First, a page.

The following code:

import inspect
from typing import NamedTuple

class Example(NamedTuple):
    a: str

if __name__== "__main__":
    signature: inspect.Signature = inspect.signature(Example)
    print(signature)

outputs:

(a: str)

However when enabling PEP 563 – Postponed Evaluation of Annotations:

from __future__ import annotations
import inspect
from typing import NamedTuple

class Example(NamedTuple):
    a: str

if __name__== "__main__":
    signature: inspect.Signature = inspect.signature(Example)
    print(signature)

The output is:

(a: 'str')

How can I get the exact same object of type inspect.Signature with PEP 563 like without it?

  • The whole point of that PEP is to not get the same object... You'll have to evaluate the string using exec or the like. – Bakuriu Nov 22 at 22:59
up vote 3 down vote accepted
+100

The point of using PEP 536 is to not evaluate the annotations unless needed. The signature merely reports on the annotations.

If for your purposes you need to have the annotations resolved, you have to do so yourself. PEP 536 tells documents how you do this:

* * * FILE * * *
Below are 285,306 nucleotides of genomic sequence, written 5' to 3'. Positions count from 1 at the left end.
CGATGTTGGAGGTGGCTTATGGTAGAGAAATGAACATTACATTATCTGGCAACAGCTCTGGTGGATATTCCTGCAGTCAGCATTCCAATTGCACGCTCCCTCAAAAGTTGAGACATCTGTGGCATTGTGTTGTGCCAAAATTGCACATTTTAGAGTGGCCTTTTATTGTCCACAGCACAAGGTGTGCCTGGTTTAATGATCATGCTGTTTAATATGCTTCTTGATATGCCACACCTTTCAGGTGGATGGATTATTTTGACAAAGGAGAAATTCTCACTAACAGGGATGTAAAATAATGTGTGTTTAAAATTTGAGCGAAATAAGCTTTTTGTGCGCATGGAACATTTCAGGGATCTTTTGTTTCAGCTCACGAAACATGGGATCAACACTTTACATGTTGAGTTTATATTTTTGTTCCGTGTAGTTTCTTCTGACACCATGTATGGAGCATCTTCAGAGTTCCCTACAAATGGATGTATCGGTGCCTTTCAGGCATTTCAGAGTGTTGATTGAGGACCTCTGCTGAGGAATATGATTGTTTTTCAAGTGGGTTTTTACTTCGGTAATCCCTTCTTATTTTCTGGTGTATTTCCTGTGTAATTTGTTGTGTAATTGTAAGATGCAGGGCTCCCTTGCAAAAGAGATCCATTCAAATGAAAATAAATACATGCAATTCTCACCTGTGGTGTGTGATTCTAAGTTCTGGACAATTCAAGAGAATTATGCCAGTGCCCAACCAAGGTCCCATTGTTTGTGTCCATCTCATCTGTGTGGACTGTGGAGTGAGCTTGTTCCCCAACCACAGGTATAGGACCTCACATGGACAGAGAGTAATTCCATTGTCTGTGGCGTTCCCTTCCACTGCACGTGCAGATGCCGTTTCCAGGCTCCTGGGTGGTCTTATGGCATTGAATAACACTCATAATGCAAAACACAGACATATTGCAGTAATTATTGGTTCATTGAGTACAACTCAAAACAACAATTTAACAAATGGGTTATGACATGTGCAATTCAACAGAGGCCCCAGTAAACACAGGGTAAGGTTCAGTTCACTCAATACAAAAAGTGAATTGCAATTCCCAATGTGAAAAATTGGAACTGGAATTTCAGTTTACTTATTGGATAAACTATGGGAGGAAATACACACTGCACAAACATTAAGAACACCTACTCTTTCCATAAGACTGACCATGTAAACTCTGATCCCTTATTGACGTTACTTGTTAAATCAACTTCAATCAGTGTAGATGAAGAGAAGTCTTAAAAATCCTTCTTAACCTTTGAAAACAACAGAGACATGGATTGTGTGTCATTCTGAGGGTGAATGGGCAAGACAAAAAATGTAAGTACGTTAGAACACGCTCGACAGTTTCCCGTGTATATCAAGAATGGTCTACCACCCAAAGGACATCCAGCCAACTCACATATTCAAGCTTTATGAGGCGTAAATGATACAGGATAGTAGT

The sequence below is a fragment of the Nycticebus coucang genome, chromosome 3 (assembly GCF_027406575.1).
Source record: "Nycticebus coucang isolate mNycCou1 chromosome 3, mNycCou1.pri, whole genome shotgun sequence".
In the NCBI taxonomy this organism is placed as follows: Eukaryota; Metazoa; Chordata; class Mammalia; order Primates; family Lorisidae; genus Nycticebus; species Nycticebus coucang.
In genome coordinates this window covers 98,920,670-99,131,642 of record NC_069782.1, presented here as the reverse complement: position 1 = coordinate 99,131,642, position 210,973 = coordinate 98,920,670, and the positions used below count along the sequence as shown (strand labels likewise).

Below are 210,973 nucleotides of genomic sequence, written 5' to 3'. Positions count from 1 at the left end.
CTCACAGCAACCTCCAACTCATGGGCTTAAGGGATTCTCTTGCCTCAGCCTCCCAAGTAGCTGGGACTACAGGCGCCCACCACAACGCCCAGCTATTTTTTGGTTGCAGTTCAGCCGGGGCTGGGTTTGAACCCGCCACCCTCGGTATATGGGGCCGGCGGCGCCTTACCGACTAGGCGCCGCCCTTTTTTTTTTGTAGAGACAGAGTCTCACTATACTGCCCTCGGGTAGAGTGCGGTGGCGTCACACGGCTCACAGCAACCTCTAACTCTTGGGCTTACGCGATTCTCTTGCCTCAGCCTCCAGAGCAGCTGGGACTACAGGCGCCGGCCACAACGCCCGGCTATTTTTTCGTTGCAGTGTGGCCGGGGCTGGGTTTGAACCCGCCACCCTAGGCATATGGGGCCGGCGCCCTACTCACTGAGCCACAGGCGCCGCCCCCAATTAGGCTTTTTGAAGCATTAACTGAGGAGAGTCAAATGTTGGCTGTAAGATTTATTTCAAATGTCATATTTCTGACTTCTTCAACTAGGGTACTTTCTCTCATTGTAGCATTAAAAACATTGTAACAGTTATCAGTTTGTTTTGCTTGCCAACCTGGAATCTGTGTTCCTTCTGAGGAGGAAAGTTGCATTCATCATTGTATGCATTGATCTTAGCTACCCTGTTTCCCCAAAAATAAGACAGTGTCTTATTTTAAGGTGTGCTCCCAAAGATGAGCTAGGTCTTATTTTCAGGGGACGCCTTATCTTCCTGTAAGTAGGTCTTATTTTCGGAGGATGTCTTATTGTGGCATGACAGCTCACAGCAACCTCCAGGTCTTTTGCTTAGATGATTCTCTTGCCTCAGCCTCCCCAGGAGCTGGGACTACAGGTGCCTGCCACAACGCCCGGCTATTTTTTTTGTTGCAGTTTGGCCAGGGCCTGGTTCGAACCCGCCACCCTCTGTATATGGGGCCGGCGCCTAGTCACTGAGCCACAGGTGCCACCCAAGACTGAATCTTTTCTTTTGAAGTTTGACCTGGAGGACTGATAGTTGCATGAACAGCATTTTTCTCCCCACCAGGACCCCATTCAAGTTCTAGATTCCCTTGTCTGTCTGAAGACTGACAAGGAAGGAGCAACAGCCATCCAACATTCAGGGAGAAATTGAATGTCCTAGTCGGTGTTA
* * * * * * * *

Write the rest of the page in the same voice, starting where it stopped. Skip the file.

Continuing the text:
For code that uses type hints, the typing.get_type_hints(obj, globalns=None, localns=None) function correctly evaluates expressions back from its string form.

[...]

For code which uses annotations for other purposes, a regular eval(ann, globals, locals) call is enough to resolve the annotation.

You could even use the typing.get_type_hints() function to assign back to __annotations__ before getting the signature:

import typing

Example.__new__.__annotations__ = typing.get_type_hints(Example.__new__)
signature: inspect.Signature = inspect.signature(Example)

Doing this is safe even if from __future__ import annotations had not been used.

  • Perfect. Thanks. I'll award the bounty tomorrow, because for some reason stackoverflow does not allow me to do so right now without waiting 3 hours. :rolleyes: – Tobias Hermann Nov 23 at 17:51

First, let's run a different example:

signature: inspect.Signature = inspect.signature(Example)
print(signature)
print(Example.__annotations__)

This prints:

(a: str)
OrderedDict([('a', <class 'str'>)])

So far so good, we have or Signature and our __anotations__ as we expected.

Now let's do the same for the second example, it prints:

(a: 'str')
OrderedDict([('a', ForwardRef('str'))])

So you're not getting the same Signature here. One gives you the actual class and the other a typing.ForwardRef to the class.

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